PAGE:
The Blackhawks said their lawyers reached out to Susan Loggans, a lawyer who represents John Doe and the former student in the second trial, on Tuesday about possible settlements. An appeal has been put in place for early next week.
The meeting between Beach, then a 20-year-old minor league called in case the Blackhawks need help in the playoffs, and Aldrich, then 27, happened on May 8 or 9, according to the report. 2010.
Beach told investigators Aldrich threatened him with a souvenir baseball bat before forcefully giving him a blowjob and masturbating on the player’s back, allegations he also detailed in his trial.
Aldrich told investigators the meeting was consensual. Asked about the law firm’s report on Wednesday, Aldrich replied: “I have nothing to say.
About two weeks later, on May 23, 2010, just after Chicago qualified for the Stanley Cup Final, Bowman, MacIsaac, team president John McDonough, executive vice president Jay Blunk and general manager Deputy Cheveldayoff met with Quenneville and mental skills coach Jim Gary to discuss the allegations.
Former federal prosecutor Reid Schar, who led the investigation, said the minutes of the meeting “varied widely.” But there was no evidence that anything was done about the accusations until McDonough contacted the team’s human resources director on June 14 – a delay that violated team policy on the matter. of sexual harassment, according to Schar.
During these three weeks, Aldrich continued to work and travel with the team. Schar said Aldrich also “made an unwanted sexual advance” to a 22-year-old Blackhawks intern.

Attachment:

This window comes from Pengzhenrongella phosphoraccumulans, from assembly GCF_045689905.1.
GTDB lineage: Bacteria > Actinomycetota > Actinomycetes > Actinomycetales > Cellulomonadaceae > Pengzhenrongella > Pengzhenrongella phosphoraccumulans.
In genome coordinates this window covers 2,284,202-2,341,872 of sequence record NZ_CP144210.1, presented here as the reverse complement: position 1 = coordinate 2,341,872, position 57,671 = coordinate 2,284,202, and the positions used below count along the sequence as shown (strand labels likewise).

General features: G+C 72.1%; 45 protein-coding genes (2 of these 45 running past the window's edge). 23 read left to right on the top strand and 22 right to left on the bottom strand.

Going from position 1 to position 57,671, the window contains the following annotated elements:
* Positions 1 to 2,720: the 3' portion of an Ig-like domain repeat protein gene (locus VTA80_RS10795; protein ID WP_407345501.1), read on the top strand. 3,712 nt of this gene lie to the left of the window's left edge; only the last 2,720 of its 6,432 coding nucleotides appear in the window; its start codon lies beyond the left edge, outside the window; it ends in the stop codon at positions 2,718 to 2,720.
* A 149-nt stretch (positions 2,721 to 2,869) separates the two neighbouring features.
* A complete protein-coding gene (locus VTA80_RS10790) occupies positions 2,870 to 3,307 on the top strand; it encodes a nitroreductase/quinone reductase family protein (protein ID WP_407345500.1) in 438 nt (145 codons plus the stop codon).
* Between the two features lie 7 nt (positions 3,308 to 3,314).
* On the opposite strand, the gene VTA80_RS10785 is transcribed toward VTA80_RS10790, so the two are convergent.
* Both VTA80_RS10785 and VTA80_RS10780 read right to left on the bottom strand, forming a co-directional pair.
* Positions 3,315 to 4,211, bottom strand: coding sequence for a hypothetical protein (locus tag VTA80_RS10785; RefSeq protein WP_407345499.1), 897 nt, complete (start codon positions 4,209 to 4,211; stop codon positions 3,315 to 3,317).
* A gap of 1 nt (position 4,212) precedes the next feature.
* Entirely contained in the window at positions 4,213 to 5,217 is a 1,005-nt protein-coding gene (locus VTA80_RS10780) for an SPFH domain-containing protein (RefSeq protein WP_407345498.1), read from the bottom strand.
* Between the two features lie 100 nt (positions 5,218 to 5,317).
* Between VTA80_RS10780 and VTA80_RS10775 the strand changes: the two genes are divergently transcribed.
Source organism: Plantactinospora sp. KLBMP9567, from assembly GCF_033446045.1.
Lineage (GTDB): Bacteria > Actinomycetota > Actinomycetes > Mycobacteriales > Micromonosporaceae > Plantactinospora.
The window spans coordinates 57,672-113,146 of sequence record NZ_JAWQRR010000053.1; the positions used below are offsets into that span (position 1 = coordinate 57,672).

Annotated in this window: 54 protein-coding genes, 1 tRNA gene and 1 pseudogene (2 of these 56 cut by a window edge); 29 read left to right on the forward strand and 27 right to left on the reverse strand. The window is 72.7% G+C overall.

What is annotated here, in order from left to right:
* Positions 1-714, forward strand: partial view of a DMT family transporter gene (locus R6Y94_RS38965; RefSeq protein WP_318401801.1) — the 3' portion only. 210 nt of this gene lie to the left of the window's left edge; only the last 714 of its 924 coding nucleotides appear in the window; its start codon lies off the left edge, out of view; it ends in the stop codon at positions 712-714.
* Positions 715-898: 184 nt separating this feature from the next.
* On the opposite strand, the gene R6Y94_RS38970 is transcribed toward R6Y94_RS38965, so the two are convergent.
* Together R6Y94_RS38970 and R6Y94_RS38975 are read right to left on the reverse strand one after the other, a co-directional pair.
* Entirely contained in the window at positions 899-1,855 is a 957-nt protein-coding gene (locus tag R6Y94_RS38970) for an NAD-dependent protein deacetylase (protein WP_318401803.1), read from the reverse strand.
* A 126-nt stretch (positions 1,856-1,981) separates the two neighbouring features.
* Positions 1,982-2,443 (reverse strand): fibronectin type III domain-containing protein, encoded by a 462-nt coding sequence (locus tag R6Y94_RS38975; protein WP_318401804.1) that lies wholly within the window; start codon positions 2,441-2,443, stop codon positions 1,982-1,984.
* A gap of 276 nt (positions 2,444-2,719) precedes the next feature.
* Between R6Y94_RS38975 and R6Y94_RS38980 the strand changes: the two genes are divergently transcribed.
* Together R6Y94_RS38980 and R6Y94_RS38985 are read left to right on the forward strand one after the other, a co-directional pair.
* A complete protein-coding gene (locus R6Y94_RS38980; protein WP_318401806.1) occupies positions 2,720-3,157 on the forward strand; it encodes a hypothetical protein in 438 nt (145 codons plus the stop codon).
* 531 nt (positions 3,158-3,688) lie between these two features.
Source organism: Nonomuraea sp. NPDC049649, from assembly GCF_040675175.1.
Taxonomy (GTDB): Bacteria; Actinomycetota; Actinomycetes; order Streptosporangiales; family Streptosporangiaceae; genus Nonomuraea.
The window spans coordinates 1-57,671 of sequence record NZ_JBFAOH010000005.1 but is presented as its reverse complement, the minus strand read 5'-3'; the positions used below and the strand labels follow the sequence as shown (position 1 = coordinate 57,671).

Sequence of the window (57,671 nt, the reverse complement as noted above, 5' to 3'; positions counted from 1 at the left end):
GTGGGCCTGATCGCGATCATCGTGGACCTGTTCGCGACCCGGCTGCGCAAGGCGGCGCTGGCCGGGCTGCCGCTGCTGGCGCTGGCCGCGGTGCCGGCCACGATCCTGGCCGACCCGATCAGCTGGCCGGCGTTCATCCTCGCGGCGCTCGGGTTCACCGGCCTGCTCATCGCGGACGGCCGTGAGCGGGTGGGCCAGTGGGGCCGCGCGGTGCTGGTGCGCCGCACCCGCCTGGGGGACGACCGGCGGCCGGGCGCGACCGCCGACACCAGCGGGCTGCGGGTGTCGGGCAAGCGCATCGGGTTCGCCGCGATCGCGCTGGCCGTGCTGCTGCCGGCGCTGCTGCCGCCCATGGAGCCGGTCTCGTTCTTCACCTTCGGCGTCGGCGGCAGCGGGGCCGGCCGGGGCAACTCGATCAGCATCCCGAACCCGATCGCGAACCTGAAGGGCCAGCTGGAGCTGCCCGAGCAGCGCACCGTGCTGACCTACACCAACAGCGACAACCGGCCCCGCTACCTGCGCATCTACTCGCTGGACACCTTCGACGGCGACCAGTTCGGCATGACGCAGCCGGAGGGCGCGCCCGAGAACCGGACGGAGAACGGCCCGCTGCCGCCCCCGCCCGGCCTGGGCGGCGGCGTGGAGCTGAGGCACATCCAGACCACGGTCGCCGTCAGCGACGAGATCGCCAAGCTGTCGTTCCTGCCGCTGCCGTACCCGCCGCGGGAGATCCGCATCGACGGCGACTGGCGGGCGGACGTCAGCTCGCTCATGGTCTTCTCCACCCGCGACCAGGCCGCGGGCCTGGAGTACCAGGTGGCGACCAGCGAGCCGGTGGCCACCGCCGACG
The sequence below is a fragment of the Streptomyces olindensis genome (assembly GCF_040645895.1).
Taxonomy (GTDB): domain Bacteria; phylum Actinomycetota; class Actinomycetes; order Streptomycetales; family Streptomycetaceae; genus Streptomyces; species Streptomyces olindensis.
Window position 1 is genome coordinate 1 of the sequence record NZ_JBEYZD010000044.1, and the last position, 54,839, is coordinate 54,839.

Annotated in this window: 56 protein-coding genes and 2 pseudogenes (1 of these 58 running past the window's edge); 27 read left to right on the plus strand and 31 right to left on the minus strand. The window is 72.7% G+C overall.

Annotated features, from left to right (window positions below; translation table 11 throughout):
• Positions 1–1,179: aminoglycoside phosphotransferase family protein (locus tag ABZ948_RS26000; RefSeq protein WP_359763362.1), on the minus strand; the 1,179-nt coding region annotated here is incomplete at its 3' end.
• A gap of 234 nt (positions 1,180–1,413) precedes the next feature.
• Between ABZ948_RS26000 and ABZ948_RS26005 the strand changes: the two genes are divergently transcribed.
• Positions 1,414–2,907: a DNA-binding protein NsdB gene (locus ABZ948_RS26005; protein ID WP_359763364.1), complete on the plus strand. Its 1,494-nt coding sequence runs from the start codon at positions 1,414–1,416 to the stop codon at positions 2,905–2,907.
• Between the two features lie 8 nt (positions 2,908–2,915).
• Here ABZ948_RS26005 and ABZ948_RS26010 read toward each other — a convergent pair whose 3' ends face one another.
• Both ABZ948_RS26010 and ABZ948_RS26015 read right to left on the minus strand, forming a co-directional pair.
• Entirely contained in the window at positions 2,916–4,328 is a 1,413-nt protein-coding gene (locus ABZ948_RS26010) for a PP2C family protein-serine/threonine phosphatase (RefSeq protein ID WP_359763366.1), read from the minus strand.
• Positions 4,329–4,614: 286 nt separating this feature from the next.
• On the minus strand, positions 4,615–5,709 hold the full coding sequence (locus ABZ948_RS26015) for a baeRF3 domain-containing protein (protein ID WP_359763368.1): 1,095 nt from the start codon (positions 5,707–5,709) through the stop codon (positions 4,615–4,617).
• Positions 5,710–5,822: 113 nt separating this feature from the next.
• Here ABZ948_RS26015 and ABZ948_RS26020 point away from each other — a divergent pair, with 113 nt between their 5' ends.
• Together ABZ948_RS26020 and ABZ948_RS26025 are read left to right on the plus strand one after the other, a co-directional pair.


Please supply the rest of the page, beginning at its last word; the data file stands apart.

Beach told TSN that seeing Aldrich around the team made him sick.
“I reported this and was informed that it had moved up the chain of command by (Jim Gary) and nothing had happened,” Beach said. “It was like her life was the same as the day before. Same everyday.
“And then when they won, seeing him parading around the Cup, at the parade, at the team photos, at the celebrations, it made me feel like nothing.”
McDonough, Blunk and Gary are no longer employed in the NHL. Now Bowman and MacIsaac are out as well.
But the report makes it clear that 11 years ago winning the Cup took priority over taking immediate action on Aldrich’s allegations: Bowman recalled that during the May 23 meeting McDonough and Quenneville spoke about the challenge of reaching the Stanley Cup Final and “a desire to focus on the team and the playoffs.”
Bowman’s description of what happened was reminiscent of the Baylor scandals, where assault complaints against football players were mismanaged by school officials, or at USA Gymnastics, still reeling from his mismanagement of convicted serial sex offender and team doctor Larry Nassar.
Loggans said she hopes what happened with Chicago will lead to changes in all sports.
“There has to be a change from a mentality of complete animalism, like let’s completely increase the masculinity factor of these players and whatever it takes to win a game, we will,” she said. . “There has to be a certain context, no different than being concerned about concussions in football games.
“It’s not winning at all costs. They are human beings. They are not gladiators whose lives will be sacrificed in the game.
AP Hockey writer Stephen Whyno contributed to this report.